Lava is molten rock (a liquid) that flows on the earth’s
surface. Lava is formed inside the crust of the Earth by extreme heat; it
erupts to form a volcano. During an eruption, many changes occur to the
lava. First, as it cools, the lava changes state, from liquid to solid.
Another change is the escape of gasses such as carbon dioxide, hydrogen
sulfide, and water vapor, from the lava into the atmosphere.
In this lab, the students will model a volcanic
eruption in order to simulate the chemical changes that occur in an erupting
volcano. The children will see a solid (baking soda) and liquid (vinegar)
mixing to form a gas (carbon dioxide) and a liquid.
STATES OF MATTER IN AN ERUPTING
carbon dioxide, hydrogen
- Before lab, assemble the vinegar, baking soda, clay, and red food
coloring. If you do not have clay available, you can conduct the
experiment in a plastic cup, flask, or test tube. If you are unfamiliar
with the vinegar-baking soda reaction, you may wish to try it a few
times, until you get a feel for the quantities of reactants necessary.
Shape the clay into a "volcano" as a model for your students.
Make sure you leave room at the top to place about a spoonful of baking
- The students should be familiar with images of erupting volcanoes. You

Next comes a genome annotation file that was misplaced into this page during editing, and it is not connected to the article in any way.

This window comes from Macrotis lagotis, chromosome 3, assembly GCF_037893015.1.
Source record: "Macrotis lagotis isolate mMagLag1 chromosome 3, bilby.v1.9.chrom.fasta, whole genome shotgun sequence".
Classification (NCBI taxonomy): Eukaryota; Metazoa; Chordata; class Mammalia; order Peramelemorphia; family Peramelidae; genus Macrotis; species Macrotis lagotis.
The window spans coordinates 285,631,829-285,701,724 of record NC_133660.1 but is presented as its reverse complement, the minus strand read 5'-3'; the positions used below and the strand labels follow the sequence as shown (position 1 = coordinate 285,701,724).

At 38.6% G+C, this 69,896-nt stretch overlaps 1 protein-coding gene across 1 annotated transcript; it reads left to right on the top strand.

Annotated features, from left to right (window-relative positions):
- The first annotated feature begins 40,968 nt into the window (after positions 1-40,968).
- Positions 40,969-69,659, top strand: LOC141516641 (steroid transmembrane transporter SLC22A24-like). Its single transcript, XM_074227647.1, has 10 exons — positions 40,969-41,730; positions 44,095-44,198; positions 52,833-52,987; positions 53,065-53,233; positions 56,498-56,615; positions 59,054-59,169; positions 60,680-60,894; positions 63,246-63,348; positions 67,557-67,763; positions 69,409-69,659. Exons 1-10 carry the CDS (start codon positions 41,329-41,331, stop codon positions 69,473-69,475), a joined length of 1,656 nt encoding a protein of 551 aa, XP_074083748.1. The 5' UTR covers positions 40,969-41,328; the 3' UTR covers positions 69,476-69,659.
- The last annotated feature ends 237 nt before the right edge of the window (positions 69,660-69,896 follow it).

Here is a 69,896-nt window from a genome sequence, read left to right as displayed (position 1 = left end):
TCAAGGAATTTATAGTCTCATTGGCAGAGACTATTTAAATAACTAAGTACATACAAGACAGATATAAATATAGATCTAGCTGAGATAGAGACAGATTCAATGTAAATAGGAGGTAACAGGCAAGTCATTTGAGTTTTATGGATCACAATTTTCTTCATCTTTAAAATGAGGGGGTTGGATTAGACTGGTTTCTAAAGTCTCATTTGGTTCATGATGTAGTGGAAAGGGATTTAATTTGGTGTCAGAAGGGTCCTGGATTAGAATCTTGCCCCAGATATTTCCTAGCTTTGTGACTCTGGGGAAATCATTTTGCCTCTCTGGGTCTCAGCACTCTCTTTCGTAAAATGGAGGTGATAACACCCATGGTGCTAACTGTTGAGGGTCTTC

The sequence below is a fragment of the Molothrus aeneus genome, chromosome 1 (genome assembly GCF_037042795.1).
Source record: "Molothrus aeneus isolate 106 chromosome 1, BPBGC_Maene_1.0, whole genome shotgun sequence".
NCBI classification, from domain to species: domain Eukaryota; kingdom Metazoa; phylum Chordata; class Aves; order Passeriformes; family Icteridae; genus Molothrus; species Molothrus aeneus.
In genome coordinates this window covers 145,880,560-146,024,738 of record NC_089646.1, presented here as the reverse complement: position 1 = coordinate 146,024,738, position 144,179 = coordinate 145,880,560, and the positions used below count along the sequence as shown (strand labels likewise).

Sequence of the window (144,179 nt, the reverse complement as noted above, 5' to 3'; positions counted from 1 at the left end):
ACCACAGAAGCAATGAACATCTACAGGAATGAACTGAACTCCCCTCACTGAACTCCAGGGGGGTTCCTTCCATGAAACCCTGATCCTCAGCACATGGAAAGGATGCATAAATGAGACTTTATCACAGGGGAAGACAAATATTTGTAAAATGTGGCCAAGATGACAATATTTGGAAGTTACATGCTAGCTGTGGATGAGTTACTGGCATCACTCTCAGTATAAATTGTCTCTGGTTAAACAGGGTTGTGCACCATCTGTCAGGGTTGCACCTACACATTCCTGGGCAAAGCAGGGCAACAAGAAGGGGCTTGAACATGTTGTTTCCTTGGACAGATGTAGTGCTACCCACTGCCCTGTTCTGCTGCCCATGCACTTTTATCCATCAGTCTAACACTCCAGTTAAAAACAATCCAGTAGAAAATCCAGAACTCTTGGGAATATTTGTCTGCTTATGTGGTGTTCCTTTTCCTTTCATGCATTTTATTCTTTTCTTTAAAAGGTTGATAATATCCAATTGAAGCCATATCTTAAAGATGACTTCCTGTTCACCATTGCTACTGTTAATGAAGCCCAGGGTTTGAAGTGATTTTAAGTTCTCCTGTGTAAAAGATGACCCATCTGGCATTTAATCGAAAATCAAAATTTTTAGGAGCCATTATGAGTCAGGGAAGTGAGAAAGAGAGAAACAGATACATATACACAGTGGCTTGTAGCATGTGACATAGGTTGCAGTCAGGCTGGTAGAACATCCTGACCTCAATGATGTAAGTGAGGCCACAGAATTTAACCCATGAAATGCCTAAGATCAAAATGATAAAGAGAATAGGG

may want to show students pictures from the unit on Volcanoes from the
Plate Tectonic Cycle.
- Explain to the students that during the eruption of a volcano, all the
states of matter are present. Rocks are solids. Liquid is represented by
the lava. Many gasses are emitted by the lava during an eruption. Plasma
may even be present, in the form of electrical discharges in the sky
above the erupting volcano.
- Tell the students that today they will make a play volcano and observe
three states of matter: solid, liquid, and gas.
- Instruct the students to build a small volcano with clay, leaving a
small crater-like opening on the top. The students will be able to clean
the clay volcano, so the clay can be reused.
- Students should first place about 2-5 ml teaspoons of baking soda in
the crater at the top of the volcano. Next, mix 100 ml of vinegar with a
few drops of red food coloring (to make it look like a real volcano).
Ask the students to pour the vinegar slowly on the baking soda. The
resulting mixture will fizz as the vinegar reacts with the baking soda.
Make sure they realize that the fizz is the release of a gas (carbon
- Discuss with the students that what they have demonstrated is a
chemical change. When vinegar (a liquid) is poured on baking soda (a
solid), it produces a change to carbon dioxide (a gas).
- Explain that the gas escapes into the atmosphere, but some liquid and
solid remain in the "volcano".